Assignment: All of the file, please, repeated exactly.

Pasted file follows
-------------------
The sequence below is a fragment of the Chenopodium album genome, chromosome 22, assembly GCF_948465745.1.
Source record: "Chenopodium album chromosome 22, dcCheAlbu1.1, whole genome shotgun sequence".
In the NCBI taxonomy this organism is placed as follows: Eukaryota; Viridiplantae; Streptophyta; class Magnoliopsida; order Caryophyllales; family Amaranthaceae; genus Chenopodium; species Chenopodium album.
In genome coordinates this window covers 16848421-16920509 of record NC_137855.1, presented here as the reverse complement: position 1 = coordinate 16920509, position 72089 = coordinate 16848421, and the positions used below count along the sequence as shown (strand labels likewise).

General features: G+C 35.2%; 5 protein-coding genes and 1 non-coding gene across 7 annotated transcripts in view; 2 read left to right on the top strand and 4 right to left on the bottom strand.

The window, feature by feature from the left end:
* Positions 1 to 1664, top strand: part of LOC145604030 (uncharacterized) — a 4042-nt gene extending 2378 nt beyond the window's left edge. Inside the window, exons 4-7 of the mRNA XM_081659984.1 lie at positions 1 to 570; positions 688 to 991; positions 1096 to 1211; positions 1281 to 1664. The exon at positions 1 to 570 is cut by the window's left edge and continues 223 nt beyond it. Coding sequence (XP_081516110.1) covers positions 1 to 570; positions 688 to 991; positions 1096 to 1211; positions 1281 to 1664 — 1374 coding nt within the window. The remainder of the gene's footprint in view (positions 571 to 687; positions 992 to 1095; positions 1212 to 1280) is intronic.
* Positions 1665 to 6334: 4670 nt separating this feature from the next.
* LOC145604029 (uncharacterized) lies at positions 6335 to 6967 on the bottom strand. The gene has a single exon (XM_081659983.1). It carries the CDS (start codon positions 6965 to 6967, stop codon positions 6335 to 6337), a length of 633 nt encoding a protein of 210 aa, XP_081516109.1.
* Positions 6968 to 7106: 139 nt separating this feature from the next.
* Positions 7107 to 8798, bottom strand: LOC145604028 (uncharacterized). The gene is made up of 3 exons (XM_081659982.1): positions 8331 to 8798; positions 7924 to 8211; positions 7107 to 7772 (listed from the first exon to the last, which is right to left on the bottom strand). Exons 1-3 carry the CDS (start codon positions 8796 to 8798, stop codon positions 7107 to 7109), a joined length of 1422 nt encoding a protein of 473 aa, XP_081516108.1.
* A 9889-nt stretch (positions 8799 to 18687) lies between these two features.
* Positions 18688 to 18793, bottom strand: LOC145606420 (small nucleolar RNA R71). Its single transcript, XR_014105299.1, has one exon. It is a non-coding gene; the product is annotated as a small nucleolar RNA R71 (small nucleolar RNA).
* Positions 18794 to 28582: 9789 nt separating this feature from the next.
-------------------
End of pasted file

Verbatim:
The sequence below is a fragment of the Chenopodium album genome, chromosome 22, assembly GCF_948465745.1.
Source record: "Chenopodium album chromosome 22, dcCheAlbu1.1, whole genome shotgun sequence".
In the NCBI taxonomy this organism is placed as follows: Eukaryota; Viridiplantae; Streptophyta; class Magnoliopsida; order Caryophyllales; family Amaranthaceae; genus Chenopodium; species Chenopodium album.
In genome coordinates this window covers 16848421-16920509 of record NC_137855.1, presented here as the reverse complement: position 1 = coordinate 16920509, position 72089 = coordinate 16848421, and the positions used below count along the sequence as shown (strand labels likewise).

General features: G+C 35.2%; 5 protein-coding genes and 1 non-coding gene across 7 annotated transcripts in view; 2 read left to right on the top strand and 4 right to left on the bottom strand.

The window, feature by feature from the left end:
* Positions 1 to 1664, top strand: part of LOC145604030 (uncharacterized) — a 4042-nt gene extending 2378 nt beyond the window's left edge. Inside the window, exons 4-7 of the mRNA XM_081659984.1 lie at positions 1 to 570; positions 688 to 991; positions 1096 to 1211; positions 1281 to 1664. The exon at positions 1 to 570 is cut by the window's left edge and continues 223 nt beyond it. Coding sequence (XP_081516110.1) covers positions 1 to 570; positions 688 to 991; positions 1096 to 1211; positions 1281 to 1664 — 1374 coding nt within the window. The remainder of the gene's footprint in view (positions 571 to 687; positions 992 to 1095; positions 1212 to 1280) is intronic.
* Positions 1665 to 6334: 4670 nt separating this feature from the next.
* LOC145604029 (uncharacterized) lies at positions 6335 to 6967 on the bottom strand. The gene has a single exon (XM_081659983.1). It carries the CDS (start codon positions 6965 to 6967, stop codon positions 6335 to 6337), a length of 633 nt encoding a protein of 210 aa, XP_081516109.1.
* Positions 6968 to 7106: 139 nt separating this feature from the next.
* Positions 7107 to 8798, bottom strand: LOC145604028 (uncharacterized). The gene is made up of 3 exons (XM_081659982.1): positions 8331 to 8798; positions 7924 to 8211; positions 7107 to 7772 (listed from the first exon to the last, which is right to left on the bottom strand). Exons 1-3 carry the CDS (start codon positions 8796 to 8798, stop codon positions 7107 to 7109), a joined length of 1422 nt encoding a protein of 473 aa, XP_081516108.1.
* A 9889-nt stretch (positions 8799 to 18687) lies between these two features.
* Positions 18688 to 18793, bottom strand: LOC145606420 (small nucleolar RNA R71). Its single transcript, XR_014105299.1, has one exon. It is a non-coding gene; the product is annotated as a small nucleolar RNA R71 (small nucleolar RNA).
* Positions 18794 to 28582: 9789 nt separating this feature from the next.